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haza

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Look for "Delphi 296 filter body " on the web.  You will also  need to buy the right fittings to suit 8mm pipe as the filter bodies are threaded (UNF I think) and ensure that you get an all metal one with a metal drain plug,  to ensure no BSS problems. 

 

That said, Midland Chandlers did sell replacement metal drain plugs if you accidentally get a plastic one.

N

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CAV filter housing which takes a standard 296 filter. It will have to have a metal drain screw, for BSS, not plastic and you will need 1/2" unf male compression nuts and copper olives for 8mm copper pipe of course.

 

There are some old land rover ones on ebay but they will need new metal drains. 

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3 hours ago, Captain Fizz said:

Something like this?

20938E24-4D3E-411C-9470-37B0ACE8E8AC.jpeg

About £15 from any decent plumbers merchant supplying oil fired boilers.

That one might have a spin on filter. Anyhow if it does have a replaceable paper element they are cheap as chips, about £1 each.

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3 hours ago, Captain Fizz said:

Something like this?

20938E24-4D3E-411C-9470-37B0ACE8E8AC.jpeg

About £15 from any decent plumbers merchant supplying oil fired boilers.

Same as I have on my heater but oil entering the heater tank has already been through 2 filters . I dont change it very often.

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13 hours ago, luggsy said:

We have a fuel guard fitted not the cheapest but you never have to replace it as it has a washable filter and you can see straight away if there is any water/ muck in it as it is a clear bowl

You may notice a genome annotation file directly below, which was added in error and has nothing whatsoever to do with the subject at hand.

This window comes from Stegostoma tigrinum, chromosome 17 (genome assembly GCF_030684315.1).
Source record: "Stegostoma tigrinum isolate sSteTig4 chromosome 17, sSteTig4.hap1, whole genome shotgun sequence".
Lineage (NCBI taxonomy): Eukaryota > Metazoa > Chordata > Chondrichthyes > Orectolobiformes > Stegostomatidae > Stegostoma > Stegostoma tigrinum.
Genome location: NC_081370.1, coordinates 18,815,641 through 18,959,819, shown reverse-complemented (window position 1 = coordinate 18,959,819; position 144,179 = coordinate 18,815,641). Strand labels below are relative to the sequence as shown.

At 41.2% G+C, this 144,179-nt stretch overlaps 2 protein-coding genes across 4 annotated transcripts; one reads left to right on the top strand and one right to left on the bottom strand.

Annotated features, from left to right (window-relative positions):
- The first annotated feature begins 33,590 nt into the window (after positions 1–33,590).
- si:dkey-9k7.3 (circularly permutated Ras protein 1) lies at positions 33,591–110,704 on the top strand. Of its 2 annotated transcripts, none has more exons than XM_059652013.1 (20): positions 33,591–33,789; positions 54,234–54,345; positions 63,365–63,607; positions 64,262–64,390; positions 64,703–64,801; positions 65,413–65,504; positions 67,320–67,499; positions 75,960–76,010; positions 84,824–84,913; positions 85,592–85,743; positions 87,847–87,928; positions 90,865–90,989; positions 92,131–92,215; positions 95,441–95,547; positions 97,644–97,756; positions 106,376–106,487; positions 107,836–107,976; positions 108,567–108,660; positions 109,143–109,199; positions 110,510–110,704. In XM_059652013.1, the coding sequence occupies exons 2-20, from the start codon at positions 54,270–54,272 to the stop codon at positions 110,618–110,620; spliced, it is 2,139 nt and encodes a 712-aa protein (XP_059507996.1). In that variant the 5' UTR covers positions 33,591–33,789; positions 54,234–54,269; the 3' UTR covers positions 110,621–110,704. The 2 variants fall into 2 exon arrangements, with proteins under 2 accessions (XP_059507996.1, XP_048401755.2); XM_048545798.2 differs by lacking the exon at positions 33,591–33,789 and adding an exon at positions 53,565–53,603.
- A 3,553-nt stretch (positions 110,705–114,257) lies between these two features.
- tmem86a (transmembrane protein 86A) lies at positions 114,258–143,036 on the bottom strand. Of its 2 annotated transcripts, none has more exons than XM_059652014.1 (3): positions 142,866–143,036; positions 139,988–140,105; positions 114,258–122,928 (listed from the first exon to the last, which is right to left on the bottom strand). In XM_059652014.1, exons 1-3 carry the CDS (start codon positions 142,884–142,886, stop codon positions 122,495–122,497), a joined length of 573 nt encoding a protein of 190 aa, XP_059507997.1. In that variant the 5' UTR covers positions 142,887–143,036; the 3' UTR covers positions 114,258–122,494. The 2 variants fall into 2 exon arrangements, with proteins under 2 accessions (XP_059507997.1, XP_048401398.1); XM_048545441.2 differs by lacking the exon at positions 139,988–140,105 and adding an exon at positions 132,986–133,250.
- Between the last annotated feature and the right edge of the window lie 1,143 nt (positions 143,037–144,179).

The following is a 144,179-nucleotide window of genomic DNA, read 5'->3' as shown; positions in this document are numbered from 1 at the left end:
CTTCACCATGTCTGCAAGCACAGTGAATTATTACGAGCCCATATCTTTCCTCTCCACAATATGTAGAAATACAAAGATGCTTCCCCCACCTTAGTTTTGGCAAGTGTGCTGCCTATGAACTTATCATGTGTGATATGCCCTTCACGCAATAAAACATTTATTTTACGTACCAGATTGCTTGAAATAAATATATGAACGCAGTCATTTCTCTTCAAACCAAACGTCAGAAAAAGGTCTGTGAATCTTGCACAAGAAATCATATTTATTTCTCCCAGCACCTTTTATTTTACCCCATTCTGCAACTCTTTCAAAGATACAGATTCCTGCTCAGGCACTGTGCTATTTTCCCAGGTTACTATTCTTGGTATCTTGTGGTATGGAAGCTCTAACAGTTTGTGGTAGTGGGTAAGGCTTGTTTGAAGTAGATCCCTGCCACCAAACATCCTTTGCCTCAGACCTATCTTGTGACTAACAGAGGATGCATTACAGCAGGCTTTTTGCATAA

But does your clear bowl, glass or plastic, pass a BSS inspection? I would think not.

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35 minutes ago, Tracy D'arth said:

But does your clear bowl, glass or plastic, pass a BSS inspection? I would think not.

 

YES.

 

Certain models have been tested and approved by the BSS. The Vetus is one such filter, this is their 'blurb' taken from the BSS website.

 

Vetus claims that all its UK distributed filters/separators have been certified as having an intrinsic fire resistance of at least 2.5 minutes at 600˚C and as such meet the fire resistance requirements of BSS checks 2.12.2 & C2.16.2 for filters installed in engine spaces.

 

There is also a list of other approved filters.

 

More examples :

 

The BSS Office has reviewed this declaration and it indicates that the Fuel - Guard products listed below meet the requirements of BSS Check 2.12.2 [2013] and C2.16 [2002] Are all fuel filters inside engine spaces fire resistant?

 

Having a clear bottom of the filter is advantageous as it allows you view the state of the fuel.

 

It is worth keeping up to date on the legislation as it is easy for knowledge to become out of date resulting in poor advice, and, for the person asking the question, it is always worth doing their own investigations to confirm the information provided by 'some guy on the internet' is actually correct.

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Just now, Tracy D'arth said: